Story from the MyFoodStory website:
Charles C. Mann:
Itanoní is “an innovative attempt to preserve one of Earth’s greatest – and most threatened – cultural and biological assets: the many local varieties of maize in southern Mexico.” When opening up the restaurant in 2001, Amado Ramirez Leyva chose the name “Itanoní” because of its meaning in the Mixtec language - “maize flower.”
Amado began searching for local farmers to provide corn for his restaurant in 2000. By 2001, he had found a network of traditional Indian farmers to supply eight different brands of corn to the restaurant, where it is ground, formed into tortillas, and served fresh to customers. He opened a second restaurant.
Itanoní is a unique restaurant, in that it is one of the few tortillerías in Mexico “that sells what might be described as ‘estate’ tortillas: tortillas that are proudly labeled as being made from maize of one variety, from one area.” The ultimate hope for Itanoní is to “create a chain of franchises, though each Itanoní, unlike typical franchise stores, will be different, selling products only from its own locality.” The ultimate goal is to “preserve traditional Mexican cuisine, assisting some of Mexico’s poorest farmers, and protecting the world’s stock of diversity.”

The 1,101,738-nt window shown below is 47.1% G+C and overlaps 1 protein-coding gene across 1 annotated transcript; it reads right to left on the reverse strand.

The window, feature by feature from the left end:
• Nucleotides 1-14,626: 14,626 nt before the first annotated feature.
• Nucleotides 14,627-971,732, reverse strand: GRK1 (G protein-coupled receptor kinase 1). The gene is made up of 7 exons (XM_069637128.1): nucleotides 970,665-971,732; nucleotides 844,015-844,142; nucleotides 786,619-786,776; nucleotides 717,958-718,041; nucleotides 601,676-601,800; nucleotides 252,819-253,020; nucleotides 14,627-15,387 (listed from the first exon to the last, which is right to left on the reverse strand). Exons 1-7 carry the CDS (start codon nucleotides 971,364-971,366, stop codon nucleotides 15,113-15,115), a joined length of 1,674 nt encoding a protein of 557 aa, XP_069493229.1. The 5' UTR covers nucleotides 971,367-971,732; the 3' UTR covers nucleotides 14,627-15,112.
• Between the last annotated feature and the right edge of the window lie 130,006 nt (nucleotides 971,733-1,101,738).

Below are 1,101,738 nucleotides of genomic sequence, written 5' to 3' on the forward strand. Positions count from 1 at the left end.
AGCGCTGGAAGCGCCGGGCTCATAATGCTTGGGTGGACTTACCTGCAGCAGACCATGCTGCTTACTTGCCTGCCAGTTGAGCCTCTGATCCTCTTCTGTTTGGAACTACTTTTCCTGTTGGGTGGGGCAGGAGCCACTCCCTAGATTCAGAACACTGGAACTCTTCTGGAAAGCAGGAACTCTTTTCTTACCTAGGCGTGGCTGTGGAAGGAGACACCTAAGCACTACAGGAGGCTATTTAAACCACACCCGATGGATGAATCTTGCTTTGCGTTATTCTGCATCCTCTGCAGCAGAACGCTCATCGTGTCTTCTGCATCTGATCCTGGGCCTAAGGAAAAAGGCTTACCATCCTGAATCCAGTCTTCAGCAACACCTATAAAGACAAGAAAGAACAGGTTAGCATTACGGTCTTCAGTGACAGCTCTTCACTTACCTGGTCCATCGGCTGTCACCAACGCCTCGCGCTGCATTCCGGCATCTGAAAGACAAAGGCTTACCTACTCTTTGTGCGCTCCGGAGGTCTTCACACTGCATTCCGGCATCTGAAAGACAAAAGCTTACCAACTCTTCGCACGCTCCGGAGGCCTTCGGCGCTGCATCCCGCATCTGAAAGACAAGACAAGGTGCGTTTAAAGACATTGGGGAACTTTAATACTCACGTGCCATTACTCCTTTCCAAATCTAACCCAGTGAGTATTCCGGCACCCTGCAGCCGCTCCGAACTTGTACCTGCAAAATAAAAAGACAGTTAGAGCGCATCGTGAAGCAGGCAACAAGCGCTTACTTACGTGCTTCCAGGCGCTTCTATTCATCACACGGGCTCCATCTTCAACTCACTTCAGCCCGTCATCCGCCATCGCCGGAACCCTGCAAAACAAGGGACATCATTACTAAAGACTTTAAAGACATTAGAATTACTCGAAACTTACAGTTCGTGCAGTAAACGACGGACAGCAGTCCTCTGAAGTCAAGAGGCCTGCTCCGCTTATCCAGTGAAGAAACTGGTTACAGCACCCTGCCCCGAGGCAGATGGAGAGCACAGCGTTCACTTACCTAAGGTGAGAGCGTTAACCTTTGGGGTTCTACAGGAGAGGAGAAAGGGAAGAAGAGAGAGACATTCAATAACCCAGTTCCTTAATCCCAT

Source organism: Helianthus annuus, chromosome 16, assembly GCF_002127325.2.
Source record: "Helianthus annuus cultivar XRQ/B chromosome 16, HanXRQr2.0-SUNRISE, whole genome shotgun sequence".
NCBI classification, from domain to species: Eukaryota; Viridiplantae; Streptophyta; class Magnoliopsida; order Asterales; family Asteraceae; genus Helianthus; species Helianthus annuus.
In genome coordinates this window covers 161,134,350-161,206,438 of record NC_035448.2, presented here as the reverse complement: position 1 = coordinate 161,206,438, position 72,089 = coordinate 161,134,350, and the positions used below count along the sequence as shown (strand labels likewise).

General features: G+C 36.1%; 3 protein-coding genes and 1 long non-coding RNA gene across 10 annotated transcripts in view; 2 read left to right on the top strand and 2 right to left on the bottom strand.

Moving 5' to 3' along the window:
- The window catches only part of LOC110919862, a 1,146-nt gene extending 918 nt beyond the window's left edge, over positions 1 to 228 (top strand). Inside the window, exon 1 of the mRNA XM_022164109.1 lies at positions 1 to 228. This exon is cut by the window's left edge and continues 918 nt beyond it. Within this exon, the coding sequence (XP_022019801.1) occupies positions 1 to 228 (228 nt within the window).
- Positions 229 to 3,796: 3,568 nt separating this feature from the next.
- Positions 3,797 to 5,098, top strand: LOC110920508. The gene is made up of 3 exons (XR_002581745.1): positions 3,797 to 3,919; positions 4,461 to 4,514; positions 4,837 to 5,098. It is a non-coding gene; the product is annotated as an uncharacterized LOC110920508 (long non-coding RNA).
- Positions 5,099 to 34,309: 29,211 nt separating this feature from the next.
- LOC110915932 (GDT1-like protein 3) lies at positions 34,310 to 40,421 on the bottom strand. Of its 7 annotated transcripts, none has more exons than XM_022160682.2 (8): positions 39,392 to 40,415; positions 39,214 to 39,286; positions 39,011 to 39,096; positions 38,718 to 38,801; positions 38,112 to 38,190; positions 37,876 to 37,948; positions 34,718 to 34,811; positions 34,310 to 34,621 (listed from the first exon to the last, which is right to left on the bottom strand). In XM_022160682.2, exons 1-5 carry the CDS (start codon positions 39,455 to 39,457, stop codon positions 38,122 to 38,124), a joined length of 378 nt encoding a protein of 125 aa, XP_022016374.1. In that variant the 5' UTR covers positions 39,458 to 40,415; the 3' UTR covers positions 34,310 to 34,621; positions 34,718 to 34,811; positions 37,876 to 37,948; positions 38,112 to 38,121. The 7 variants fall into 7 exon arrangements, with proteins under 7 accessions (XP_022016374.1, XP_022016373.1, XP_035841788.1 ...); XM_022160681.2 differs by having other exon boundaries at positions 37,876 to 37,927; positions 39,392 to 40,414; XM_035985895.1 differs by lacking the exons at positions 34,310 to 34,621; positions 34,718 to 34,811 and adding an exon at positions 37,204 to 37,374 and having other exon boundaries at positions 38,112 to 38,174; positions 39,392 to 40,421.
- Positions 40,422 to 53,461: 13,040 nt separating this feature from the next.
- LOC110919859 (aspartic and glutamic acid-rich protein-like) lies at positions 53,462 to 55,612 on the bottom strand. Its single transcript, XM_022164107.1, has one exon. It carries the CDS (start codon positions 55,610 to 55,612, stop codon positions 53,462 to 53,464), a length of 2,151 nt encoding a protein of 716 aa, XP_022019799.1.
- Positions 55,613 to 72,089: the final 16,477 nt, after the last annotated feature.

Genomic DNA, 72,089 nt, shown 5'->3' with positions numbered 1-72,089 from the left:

Amado Ramirez Leyva, born in a village in Oaxaca, began his studies at the University of Chapingo in 1975 at the age of 15. He earned an agricultural economics degree at Chapingo. After winning a UNESCO fellowship, he went on to earn a master’s degree at Humboldt University in Berlin in 1975. Upon returning to Mexico, he took a job teaching at the University of Chapingo. While on leave from the university, he moved to Chiapas to work as a consultant. After his time as a consultant and professor, he returned to Oaxaca to pursue his dream of opening a restaurant and preserving the sacred heritage of maize.
Editor: Andrius Kulikauskas, and author
Note: I am not sure if this is in public domain